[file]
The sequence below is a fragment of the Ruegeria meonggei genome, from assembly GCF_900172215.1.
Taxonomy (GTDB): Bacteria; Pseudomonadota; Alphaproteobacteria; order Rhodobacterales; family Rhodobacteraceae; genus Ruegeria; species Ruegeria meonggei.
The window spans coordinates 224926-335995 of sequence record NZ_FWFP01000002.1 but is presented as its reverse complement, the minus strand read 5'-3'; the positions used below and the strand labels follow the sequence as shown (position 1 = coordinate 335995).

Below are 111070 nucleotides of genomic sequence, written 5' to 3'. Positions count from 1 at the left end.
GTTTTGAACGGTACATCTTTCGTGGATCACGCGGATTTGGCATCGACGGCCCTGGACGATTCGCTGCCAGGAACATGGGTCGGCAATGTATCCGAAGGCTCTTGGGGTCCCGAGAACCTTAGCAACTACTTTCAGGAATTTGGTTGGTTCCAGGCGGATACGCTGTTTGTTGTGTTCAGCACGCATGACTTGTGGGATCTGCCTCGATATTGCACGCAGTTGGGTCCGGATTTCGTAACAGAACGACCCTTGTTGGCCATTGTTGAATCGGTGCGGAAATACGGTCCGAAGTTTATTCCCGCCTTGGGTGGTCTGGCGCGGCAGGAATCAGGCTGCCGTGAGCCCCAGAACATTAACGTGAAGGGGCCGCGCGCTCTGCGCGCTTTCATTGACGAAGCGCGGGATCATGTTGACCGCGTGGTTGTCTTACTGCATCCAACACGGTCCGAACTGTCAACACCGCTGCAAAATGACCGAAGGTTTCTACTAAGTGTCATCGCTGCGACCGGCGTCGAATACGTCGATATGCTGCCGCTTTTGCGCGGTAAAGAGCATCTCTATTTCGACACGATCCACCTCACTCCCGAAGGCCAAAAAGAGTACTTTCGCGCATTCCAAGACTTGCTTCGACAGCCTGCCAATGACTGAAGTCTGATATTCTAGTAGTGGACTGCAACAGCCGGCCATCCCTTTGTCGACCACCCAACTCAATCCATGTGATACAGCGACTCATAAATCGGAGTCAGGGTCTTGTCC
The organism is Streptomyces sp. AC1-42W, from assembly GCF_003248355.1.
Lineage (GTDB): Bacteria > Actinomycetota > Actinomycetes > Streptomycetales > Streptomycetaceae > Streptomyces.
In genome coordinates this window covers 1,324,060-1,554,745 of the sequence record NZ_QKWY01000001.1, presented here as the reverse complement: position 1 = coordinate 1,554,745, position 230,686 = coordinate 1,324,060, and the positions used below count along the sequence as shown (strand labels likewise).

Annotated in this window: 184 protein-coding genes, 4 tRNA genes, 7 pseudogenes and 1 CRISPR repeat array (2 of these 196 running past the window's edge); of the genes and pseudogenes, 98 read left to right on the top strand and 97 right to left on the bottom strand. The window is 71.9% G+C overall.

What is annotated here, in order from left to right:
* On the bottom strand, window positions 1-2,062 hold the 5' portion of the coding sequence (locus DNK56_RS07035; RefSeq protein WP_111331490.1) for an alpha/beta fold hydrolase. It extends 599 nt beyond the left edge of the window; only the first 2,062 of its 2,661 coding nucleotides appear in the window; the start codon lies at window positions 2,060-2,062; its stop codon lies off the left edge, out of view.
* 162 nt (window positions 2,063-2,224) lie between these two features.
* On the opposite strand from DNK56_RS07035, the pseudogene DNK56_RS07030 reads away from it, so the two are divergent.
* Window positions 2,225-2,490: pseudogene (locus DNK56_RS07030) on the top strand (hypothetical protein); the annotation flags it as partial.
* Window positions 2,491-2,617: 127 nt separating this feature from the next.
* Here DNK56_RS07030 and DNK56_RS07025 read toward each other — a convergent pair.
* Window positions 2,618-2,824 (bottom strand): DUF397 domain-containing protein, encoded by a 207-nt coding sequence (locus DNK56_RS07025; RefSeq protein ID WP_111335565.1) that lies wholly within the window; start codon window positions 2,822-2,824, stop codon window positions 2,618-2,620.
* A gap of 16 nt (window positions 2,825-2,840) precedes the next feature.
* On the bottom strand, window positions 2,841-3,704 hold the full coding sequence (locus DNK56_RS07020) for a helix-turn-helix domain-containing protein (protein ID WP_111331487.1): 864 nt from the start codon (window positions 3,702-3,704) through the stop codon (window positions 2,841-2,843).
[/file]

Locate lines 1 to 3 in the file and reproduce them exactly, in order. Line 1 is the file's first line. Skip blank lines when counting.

The sequence below is a fragment of the Ruegeria meonggei genome, from assembly GCF_900172215.1.
Taxonomy (GTDB): Bacteria; Pseudomonadota; Alphaproteobacteria; order Rhodobacterales; family Rhodobacteraceae; genus Ruegeria; species Ruegeria meonggei.
The window spans coordinates 224926-335995 of sequence record NZ_FWFP01000002.1 but is presented as its reverse complement, the minus strand read 5'-3'; the positions used below and the strand labels follow the sequence as shown (position 1 = coordinate 335995).